Cheddar Jalapeno Sourdough Bread

Cheddar Jalapeno Scallion Sourdough

We are not exaggerating when we say this loaf has an irresistible aroma that will draw everyone into the kitchen. 

This loaf is the perfect blend of savory flavors, combining the sharpness of cheddar, the gentle heat of jalapenos, and the fresh kick of scallions. Despite the boldness of jalapenos, this bread maintains a pleasing mildness, appealing to both the adventurous and the cautious. Customize the flavor to your liking by adjusting the number of jalapenos– one for a subtler flavor or two for that extra kick.

Sharp cheddar really shines here. We used a block and worked it into the dough in two ways: grated and cubed. The grated cheese seamlessly melds into the dough during baking, infusing every bite with its rich taste. The cubed cheese, on the other hand, creates delightful pockets of melted goodness, adding a luxurious texture to your loaf. Whether you prefer one method or a combination of both, this recipe offers the flexibility to make it your own.

Recipe Timing


30 hours


40 minutes


31 hours

Recipe Yield


One loaf

Brød & Taylor Equipment:

Cheddar Jalapeno Sourdough Bread


  • 450g (3 ¾ C) Bread flour
  • 90g (about ½ C) Ripe sourdough starter
  • 340g (1 ½ C) Water, divided
  • 9g (1 ¾ tsp) Salt
  • 1 to 2 Jalapenos, seeded and diced
  • 75g diced Cheddar cheese
  • 50g grated Cheddar cheese
  • 35g (about 2) Scallions chopped


  1. Set up the Proofer: Set the Proofer to 79°F (26°C) and put the water tray in the middle of the warming plate. Pour ¼ cup (60 ml) of water into the tray and place the rack on top of the tray.
  2. Autolyse: In a mixing bowl, add 325g of warm water (approximately 85°F / 30°C), reserving 15g for later. Mix in all the flour using a dough whisk or your hands until no dry flour remains. Cover and let the dough rest for 30 to 60 minutes in the Proofer. This rest period helps the flour fully hydrate and begins gluten development.
  3. Mix the dough: Remove the dough from the Proofer. Remove the dough from the Proofer. Incorporate the salt, the starter, and the reserved 15g of water. Mix with the dough whisk or by hand until well combined. Then fold the dough by picking up one side of it, stretching it, and bringing it toward the center. Rotate the bowl and repeat this folding motion about 20 more times until the dough begins to strengthen and show some resistance. Return the dough to the Folding Proofer and set a timer for 30 minutes. (This is the beginning of bulk fermentation.)
  4. Bulk fermentation: (Bulk fermentation will take about 5 hours in total. During the first 2 hours, folds will be performed, and the cheese, peppers, and scallions will be added.) When the timer goes off, perform the first set of stretch and folds. To perform a set of stretch and folds: With the dough still inside the bowl, pick up one edge of the dough, stretch it as far as it will go, and then fold it into the center. Turn the bowl 90 degrees and repeat the stretch and fold motion. Repeat this motion until you have gone around the circumference of the bow two times and the dough begins to feel less slack and resist stretching. Place the dough back into the Proofer and let the dough rest for another 30 minutes. When the timer goes off, laminate in the cheddar, pepper, and scallions following the instructions below.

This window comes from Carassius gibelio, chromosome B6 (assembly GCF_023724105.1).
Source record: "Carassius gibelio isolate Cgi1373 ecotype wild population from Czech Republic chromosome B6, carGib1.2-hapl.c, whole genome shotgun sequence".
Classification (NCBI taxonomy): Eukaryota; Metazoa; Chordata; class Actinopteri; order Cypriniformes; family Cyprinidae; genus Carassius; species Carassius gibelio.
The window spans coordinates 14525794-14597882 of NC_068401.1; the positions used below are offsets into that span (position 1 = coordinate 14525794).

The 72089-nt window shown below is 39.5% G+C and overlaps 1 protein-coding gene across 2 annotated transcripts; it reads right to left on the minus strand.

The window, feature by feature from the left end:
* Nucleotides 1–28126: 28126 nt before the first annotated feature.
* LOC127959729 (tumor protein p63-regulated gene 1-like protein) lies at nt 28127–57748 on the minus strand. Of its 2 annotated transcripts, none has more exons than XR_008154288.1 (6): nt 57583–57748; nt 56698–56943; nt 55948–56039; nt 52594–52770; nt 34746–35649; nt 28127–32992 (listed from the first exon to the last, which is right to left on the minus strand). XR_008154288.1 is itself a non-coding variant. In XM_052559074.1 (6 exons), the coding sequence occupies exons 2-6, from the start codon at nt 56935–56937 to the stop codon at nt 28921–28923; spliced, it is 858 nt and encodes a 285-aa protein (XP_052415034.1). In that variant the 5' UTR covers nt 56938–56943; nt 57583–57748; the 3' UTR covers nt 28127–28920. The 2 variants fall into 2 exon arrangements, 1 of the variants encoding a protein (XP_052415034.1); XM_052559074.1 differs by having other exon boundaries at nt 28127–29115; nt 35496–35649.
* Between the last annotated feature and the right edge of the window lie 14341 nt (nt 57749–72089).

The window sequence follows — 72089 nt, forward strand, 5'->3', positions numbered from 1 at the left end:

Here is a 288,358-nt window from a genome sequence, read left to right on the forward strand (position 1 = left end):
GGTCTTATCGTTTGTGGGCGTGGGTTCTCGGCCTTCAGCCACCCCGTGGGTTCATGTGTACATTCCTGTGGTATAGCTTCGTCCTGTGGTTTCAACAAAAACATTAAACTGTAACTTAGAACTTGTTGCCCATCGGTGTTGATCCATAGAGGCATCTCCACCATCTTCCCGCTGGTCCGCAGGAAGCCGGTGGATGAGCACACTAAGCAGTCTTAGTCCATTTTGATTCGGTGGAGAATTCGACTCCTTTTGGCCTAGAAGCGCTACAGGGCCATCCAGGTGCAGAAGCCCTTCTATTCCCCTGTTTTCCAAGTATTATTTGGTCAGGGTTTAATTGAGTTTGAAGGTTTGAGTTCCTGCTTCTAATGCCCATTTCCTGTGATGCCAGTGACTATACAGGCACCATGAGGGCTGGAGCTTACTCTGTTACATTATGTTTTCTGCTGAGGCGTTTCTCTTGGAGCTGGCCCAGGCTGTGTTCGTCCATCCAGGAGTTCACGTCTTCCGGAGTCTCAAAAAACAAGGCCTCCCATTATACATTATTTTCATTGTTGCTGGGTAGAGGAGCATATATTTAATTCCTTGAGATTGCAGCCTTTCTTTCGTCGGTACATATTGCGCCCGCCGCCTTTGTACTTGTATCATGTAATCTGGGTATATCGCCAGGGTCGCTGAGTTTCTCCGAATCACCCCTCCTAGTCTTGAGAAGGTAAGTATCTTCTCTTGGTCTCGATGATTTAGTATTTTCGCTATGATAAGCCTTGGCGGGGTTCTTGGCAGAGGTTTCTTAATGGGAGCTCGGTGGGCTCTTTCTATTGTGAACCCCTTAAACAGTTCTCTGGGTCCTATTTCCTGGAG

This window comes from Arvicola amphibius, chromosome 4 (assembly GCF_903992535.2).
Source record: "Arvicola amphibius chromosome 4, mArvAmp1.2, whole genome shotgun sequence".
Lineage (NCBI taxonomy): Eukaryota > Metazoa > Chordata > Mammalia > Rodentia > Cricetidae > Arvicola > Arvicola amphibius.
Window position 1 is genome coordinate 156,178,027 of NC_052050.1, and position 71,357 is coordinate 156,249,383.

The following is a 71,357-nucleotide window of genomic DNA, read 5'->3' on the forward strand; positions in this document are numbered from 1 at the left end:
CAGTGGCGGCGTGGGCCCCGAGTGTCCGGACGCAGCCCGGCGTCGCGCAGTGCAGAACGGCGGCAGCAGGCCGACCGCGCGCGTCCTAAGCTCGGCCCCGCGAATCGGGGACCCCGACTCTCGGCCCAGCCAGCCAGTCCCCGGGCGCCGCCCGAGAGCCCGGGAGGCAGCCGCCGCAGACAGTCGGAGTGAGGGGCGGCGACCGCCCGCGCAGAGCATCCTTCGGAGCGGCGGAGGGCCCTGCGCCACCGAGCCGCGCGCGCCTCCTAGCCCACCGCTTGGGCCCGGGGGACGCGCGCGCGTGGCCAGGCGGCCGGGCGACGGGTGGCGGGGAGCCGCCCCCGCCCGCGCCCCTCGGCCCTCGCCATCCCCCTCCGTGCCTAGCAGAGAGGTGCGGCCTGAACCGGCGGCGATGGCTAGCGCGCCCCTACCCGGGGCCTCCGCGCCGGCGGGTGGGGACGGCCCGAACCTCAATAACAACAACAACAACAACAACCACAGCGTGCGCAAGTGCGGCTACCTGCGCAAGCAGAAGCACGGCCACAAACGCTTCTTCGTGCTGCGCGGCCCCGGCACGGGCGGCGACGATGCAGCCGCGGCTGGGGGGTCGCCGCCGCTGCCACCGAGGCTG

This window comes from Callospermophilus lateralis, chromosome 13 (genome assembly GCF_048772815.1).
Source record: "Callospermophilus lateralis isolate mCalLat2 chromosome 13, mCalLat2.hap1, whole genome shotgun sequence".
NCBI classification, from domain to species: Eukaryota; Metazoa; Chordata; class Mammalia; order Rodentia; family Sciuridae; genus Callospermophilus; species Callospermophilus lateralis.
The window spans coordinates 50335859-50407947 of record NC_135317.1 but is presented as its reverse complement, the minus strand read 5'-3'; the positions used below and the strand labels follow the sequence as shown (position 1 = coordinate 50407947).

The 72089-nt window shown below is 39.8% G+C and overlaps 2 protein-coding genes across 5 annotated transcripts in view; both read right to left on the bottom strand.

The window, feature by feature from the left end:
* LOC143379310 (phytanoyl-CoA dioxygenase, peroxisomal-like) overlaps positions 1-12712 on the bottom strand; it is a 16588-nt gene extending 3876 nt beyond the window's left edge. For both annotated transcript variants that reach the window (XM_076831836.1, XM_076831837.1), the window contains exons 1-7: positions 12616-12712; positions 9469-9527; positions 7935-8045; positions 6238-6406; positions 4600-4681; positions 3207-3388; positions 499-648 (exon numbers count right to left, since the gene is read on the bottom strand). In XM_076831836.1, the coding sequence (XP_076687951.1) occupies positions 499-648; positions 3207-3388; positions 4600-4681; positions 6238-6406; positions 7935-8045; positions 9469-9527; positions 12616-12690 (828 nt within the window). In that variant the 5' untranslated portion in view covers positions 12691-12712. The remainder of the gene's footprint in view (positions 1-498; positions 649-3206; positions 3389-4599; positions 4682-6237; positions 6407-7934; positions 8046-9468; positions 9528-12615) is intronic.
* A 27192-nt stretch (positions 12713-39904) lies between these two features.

5. To laminate the inclusions: Dampen the countertop lightly to prevent the dough from sticking. Turn the dough out and stretch gently to form a large, thin rectangle. Evenly distribute the cheddar, peppers, and scallions over the dough. Take one side of the dough and fold it in toward the center. Repeat on the opposite side, folding on top of the first fold. Next, roll up the dough to create a round shape. Place the dough back in the bowl and return it to the Proofer. Over the next hour, perform two more sets of stretch and folds 30 minutes apart. After the last fold, leave the dough to rest in the Proofer for the remainder of the bulk fermentation time. When the bulk fermentation is done, the dough will have increased in volume by 50%, will feel light to the touch, and should jiggle if the bowl is shaken. If the dough still feels dense, allow it to rise a little longer.
  6. Shape: Remove the dough from the Proofer and turn it onto a floured counter to shape it into a round boule. Start shaping by stretching the bottom edge of the dough outward and folding it over to the center. Repeat this with the right and left sides, and finally, stretch the top of the dough and fold it towards the center to form a rough rectangular shape. Next, using a bench knife, carefully flip the dough over so the seam side is now on the counter. Cup the edges of the dough with your hands and gently pull the dough towards you, tucking it under itself while dragging it across the counter to build surface tension. Rotate and repeat this motion to form an even round shape. Use the bench knife to lift the dough and place it seam side up in a 9-inch round banneton dusted with flour. If the bottom seam is not fully sealed, pinch it gently but firmly to close, ensuring the dough maintains its shape and tension as it rests overnight.
  7. Refrigerate overnight: Cover the banneton and place it in the refrigerator until the next day (or up to 24 hours later).
  8. Bake: The next day, place a Dutch oven inside the oven and preheat to 450°F (232°C) for about 30 to 40 minutes. Remove the loaf from the refrigerator. Turn the dough out onto a piece of parchment paper and score the dough. Remove the Dutch oven from the oven, use the parchment paper to transfer the dough into the baking vessel, cover with the lid, and place back into the oven. Bake for 20 minutes. Remove the lid, lower the temperature to 425°F (218°C), and continue baking for another 18 to 20 minutes with the lid off. Remove from the oven and place loaf on a rack to cool.
Cheddar Jalapeno Sourdough Bread